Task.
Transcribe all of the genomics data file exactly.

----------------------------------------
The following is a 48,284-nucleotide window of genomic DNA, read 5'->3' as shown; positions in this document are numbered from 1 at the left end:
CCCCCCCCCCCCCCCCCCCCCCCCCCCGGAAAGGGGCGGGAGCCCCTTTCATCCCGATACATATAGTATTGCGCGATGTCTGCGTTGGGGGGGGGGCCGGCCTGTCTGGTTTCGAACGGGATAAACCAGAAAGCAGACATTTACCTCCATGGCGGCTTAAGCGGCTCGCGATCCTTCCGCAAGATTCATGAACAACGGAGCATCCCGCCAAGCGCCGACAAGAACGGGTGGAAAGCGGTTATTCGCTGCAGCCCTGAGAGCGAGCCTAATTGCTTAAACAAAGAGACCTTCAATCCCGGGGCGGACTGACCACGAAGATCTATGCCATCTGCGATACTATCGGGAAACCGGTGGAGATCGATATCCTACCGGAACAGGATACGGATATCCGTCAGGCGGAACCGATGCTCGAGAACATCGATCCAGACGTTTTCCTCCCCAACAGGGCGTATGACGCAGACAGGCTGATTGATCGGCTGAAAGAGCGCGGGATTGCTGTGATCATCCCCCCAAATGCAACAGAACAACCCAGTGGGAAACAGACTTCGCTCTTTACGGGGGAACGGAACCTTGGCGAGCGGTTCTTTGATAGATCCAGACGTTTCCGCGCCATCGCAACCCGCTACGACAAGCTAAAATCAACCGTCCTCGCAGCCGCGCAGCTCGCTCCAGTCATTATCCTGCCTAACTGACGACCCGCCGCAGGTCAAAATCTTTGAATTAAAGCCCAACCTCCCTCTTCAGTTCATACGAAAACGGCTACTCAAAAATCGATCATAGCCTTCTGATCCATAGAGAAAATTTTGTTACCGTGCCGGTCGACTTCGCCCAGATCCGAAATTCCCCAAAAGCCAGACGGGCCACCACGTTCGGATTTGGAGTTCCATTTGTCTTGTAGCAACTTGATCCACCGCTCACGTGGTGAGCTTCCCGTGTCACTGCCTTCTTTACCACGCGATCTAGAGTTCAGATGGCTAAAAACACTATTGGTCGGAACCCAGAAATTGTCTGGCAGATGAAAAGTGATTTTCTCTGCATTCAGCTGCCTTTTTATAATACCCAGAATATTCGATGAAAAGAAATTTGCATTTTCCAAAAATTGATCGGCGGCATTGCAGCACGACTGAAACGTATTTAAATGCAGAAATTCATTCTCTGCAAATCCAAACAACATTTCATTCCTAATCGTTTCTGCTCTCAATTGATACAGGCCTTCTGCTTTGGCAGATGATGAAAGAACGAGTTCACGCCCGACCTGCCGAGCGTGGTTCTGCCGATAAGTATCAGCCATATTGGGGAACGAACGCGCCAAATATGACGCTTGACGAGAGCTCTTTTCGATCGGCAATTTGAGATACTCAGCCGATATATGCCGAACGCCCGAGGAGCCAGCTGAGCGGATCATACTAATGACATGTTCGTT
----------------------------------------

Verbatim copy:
The following is a 48,284-nucleotide window of genomic DNA, read 5'->3' as shown; positions in this document are numbered from 1 at the left end:
CCCCCCCCCCCCCCCCCCCCCCCCCCCGGAAAGGGGCGGGAGCCCCTTTCATCCCGATACATATAGTATTGCGCGATGTCTGCGTTGGGGGGGGGGCCGGCCTGTCTGGTTTCGAACGGGATAAACCAGAAAGCAGACATTTACCTCCATGGCGGCTTAAGCGGCTCGCGATCCTTCCGCAAGATTCATGAACAACGGAGCATCCCGCCAAGCGCCGACAAGAACGGGTGGAAAGCGGTTATTCGCTGCAGCCCTGAGAGCGAGCCTAATTGCTTAAACAAAGAGACCTTCAATCCCGGGGCGGACTGACCACGAAGATCTATGCCATCTGCGATACTATCGGGAAACCGGTGGAGATCGATATCCTACCGGAACAGGATACGGATATCCGTCAGGCGGAACCGATGCTCGAGAACATCGATCCAGACGTTTTCCTCCCCAACAGGGCGTATGACGCAGACAGGCTGATTGATCGGCTGAAAGAGCGCGGGATTGCTGTGATCATCCCCCCAAATGCAACAGAACAACCCAGTGGGAAACAGACTTCGCTCTTTACGGGGGAACGGAACCTTGGCGAGCGGTTCTTTGATAGATCCAGACGTTTCCGCGCCATCGCAACCCGCTACGACAAGCTAAAATCAACCGTCCTCGCAGCCGCGCAGCTCGCTCCAGTCATTATCCTGCCTAACTGACGACCCGCCGCAGGTCAAAATCTTTGAATTAAAGCCCAACCTCCCTCTTCAGTTCATACGAAAACGGCTACTCAAAAATCGATCATAGCCTTCTGATCCATAGAGAAAATTTTGTTACCGTGCCGGTCGACTTCGCCCAGATCCGAAATTCCCCAAAAGCCAGACGGGCCACCACGTTCGGATTTGGAGTTCCATTTGTCTTGTAGCAACTTGATCCACCGCTCACGTGGTGAGCTTCCCGTGTCACTGCCTTCTTTACCACGCGATCTAGAGTTCAGATGGCTAAAAACACTATTGGTCGGAACCCAGAAATTGTCTGGCAGATGAAAAGTGATTTTCTCTGCATTCAGCTGCCTTTTTATAATACCCAGAATATTCGATGAAAAGAAATTTGCATTTTCCAAAAATTGATCGGCGGCATTGCAGCACGACTGAAACGTATTTAAATGCAGAAATTCATTCTCTGCAAATCCAAACAACATTTCATTCCTAATCGTTTCTGCTCTCAATTGATACAGGCCTTCTGCTTTGGCAGATGATGAAAGAACGAGTTCACGCCCGACCTGCCGAGCGTGGTTCTGCCGATAAGTATCAGCCATATTGGGGAACGAACGCGCCAAATATGACGCTTGACGAGAGCTCTTTTCGATCGGCAATTTGAGATACTCAGCCGATATATGCCGAACGCCCGAGGAGCCAGCTGAGCGGATCATACTAATGACATGTTCGTT